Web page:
Andronikos II Palaiologos () ( 25 March 1259 – 13 February 1332 ), Latinized as Andronicus II Palaeologus, was Byzantine emperor from 1282 to 1328.
Andronikos II Palaiologos was born at Nicaea.
Sole emperor from 1282, Andronikos II immediately repudiated his father's unpopular Church union with the Papacy ( which he had been forced to support while his father was still alive ), but was unable to resolve the related schism within the Orthodox clergy until 1310.
Andronikos II was also plagued by economic difficulties and during his reign the value of the Byzantine hyperpyron depreciated precipitously while the state treasury accumulated less than one seventh the revenue ( in nominal coins ) that it had done previously.
In spite of the resolution of problems in Europe, Andronikos II was faced with the collapse of the Byzantine frontier in Asia Minor, despite the successful, but short, governorships of Alexios Philanthropenos and John Tarchaneiotes.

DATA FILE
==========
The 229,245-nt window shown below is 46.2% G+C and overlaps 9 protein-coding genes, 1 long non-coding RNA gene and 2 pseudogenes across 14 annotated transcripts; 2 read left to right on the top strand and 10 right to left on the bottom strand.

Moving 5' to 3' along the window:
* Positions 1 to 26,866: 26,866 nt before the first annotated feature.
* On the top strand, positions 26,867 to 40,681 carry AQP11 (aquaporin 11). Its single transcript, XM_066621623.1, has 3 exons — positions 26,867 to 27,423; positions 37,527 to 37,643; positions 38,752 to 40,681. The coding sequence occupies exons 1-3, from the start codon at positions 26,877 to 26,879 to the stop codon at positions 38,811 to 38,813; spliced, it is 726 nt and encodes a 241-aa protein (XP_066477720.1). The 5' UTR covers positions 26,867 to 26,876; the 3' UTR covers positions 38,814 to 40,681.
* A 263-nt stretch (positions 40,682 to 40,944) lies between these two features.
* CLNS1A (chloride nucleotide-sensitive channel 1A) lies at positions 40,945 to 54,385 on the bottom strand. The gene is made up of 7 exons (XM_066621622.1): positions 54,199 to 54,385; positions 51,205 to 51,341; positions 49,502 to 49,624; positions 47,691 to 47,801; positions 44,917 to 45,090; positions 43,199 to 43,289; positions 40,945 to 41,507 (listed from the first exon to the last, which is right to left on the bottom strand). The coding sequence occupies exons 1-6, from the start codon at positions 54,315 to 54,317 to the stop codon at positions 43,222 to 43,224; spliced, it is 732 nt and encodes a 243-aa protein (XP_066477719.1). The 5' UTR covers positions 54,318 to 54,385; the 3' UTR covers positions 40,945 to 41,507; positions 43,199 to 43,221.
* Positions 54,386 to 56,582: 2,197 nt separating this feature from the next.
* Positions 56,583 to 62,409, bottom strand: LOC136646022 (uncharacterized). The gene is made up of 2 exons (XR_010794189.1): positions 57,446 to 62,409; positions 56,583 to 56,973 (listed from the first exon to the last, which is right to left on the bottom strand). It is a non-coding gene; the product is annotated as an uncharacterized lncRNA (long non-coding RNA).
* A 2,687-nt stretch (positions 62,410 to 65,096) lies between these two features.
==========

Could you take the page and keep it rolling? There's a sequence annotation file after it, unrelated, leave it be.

By the end of Andronikos II's reign, much of Bithynia was in the hands of the Ottoman Turks of Osman I and his son and heir Orhan.
In 1328 Andronikos III entered Constantinople in triumph and Andronikos II was forced to abdicate.
Constantine was forced to become a monk by his nephew Andronikos III Palaiologos.
Andronikos I Komnenos ( or Andronicus I Comnenus, ; c. 1118 – September 12, 1185 ) was Byzantine Emperor from 1183 to 1185 ).

Andronikos and son
Andronikos II also attempted to marry off his son and co-emperor Michael IX Palaiologos to the Latin Empress Catherine I of Courtenay, thus seeking to eliminate Western agitation for a restoration of the Latin Empire.
The dissolute behavior of Michael IX's son Andronikos III Palaiologos led to a rift in the family, and after Michael IX's death in 1320, Andronikos II disowned his grandson, prompting a civil war that raged, with interruptions, until 1328.
By November 1183, Andronikos associated his younger legitimate son John Komnenos on the throne.